Rheumatoid Arthritis Medication: Beware of Sunburn if You Take These Drugs
A side effect of some RA medicine is sun sensitivity. Be extra careful to avoid skin burns, blistering, and the infections that may result.
By Beth Levine
Medically Reviewed by Alexa Meara, MD
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You were only out in the sun briefly, so why did you get a burn? It could be that your medication for rheumatoid arthritis or related syndromes is causing photosensitivity, a reaction of the immune system that can make you more susceptible to sunburns and sun rashes. If you don’t see yours here, be sure to ask your doctor; many other drugs, such as certain antibiotics, can cause photosensitivity, too.
Here are some of the culprits that are used to treat autoimmune disease, listed from most likely to cause a reaction to least:
Drugs That Often Cause Photosensitivity
Drugs That May Cause Photosensitivity
Drugs That Rarely Cause Photosensitivity
Protect Yourself From Photosensitivity and Burns
Everyone has to be careful in the sun, but if you're taking a sun-sensitive drug, you need to be extra rigorous — and these medication side effects are difficult to predict. According to Robert T. Brodell, MD, professor and chair of the department of dermatology at the University of Mississippi Medical Center in Jackson, every drug has a different half-life, which means they each take a different amounts of time to clear your body. Some may be out of your system within 36 hours; others may take more or less time. “It’s not necessarily predictable how long you have to be careful. Ask your doctor, but even then, err on the side of caution,” says Dr. Brodell.
Remember the following to help keep yourself protected:
- SunscreenAlways wear a broad-spectrum sunscreen with an SPF of 30 or higher that covers both UVA and UVB rays. “Try different products to find one that you like — cream, spray, gel, lotion. If you don’t get the one you like, you won’t use it,” says Brodell. Ideally, reapply every three hours, but at least twice a day. If you're sweating a lot or swimming, reapply more often and use a water resistant sunscreen. Also, keep in mind that UV rays can go through clouds and can bounce off snow in winter, so wear sunscreen regardless of the weather.
- SunglassesEyes are sensitive to the sun, too. Buy sunglasses that have UV protection.
- Full Coverage Wear a broad-brimmed hat, long-sleeved light colored shirts, and long pants. UV rays can sometimes get through clothing, so you might want to try sun-protective clothing products and accessories specifically recommended for those with sun sensitivity, such as those made by Solumbra.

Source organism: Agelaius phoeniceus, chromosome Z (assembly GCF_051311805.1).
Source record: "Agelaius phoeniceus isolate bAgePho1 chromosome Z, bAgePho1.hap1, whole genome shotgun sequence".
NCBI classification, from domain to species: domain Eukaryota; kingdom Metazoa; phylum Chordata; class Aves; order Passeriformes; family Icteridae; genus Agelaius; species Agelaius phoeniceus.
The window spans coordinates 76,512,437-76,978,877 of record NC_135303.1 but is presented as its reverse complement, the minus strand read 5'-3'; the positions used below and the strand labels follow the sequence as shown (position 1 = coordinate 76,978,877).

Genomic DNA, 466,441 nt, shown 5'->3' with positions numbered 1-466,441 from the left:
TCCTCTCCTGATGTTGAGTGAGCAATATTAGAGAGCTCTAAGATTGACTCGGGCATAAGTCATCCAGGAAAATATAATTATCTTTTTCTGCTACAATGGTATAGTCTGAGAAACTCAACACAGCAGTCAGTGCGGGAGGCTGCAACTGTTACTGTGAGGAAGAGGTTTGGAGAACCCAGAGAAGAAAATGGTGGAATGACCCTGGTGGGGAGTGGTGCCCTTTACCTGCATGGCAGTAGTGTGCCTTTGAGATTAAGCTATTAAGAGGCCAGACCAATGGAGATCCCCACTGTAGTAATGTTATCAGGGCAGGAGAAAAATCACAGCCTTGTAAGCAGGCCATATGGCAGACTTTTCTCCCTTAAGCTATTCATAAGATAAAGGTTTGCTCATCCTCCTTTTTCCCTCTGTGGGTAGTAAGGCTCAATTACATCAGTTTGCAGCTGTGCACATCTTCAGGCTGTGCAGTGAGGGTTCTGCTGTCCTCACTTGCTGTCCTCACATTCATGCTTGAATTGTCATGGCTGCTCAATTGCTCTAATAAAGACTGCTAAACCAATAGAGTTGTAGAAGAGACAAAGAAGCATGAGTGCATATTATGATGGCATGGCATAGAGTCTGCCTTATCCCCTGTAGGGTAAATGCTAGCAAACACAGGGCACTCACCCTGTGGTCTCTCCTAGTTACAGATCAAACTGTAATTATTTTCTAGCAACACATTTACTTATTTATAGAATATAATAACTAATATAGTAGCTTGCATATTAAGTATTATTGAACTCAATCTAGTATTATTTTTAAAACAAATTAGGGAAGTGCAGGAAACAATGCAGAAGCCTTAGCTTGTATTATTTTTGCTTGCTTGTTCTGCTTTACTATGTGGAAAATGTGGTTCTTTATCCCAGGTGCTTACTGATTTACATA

- No Tanning Booths
- Regular Checkups Make sure to check in yearly with a dermatologist. “There is an increased skin cancer risk with biologics, like TNF inhibitors, and other immunosuppressives, such as azathioprine and cyclosporine,” says Anne R. Bass, MD, associate professor of clinical medicine at Weill Cornell Medical College and program director of the Rheumatology Fellowship Program at the Hospital for Special Surgery in New York City. In addition, check yourself all over once a month. If you see something growing or changing, make an appointment.
- Medication Options If you're having a lot of trouble avoiding burns and rashes, ask your doctor about possibly changing medication.
Cool the Burn
- If you do happen to suffer from sunburn, Brodell recommends taking an NSAID for pain, if you doctor allows it.
- Apply cold compresses.
- Avoid all UV exposure.
- Drink liquids to rehydrate.
- While skin is damp, apply moisturizing lotion.
- Apply over-the-counter 1 percent hydrocortisone cream twice daily to calm redness, itching, and swelling.
- People with RA face an increased risk of infection, so if you have a widespread, blistering sunburn, seek medical help, anddo not scratch. This can be treated in a hospital with silver sulfadiazine cream. For smaller areas of blisters, heat a needle in a match to sterilize it and poke the blisters to drain their fluid — the roof of the blister will fall on the base to act as a natural bandage. Then apply antibacterial ointment.
- Any burn that's associated with honey-colored crusting, expanding redness, fever, or chills is likely infected and requires a physician's care.
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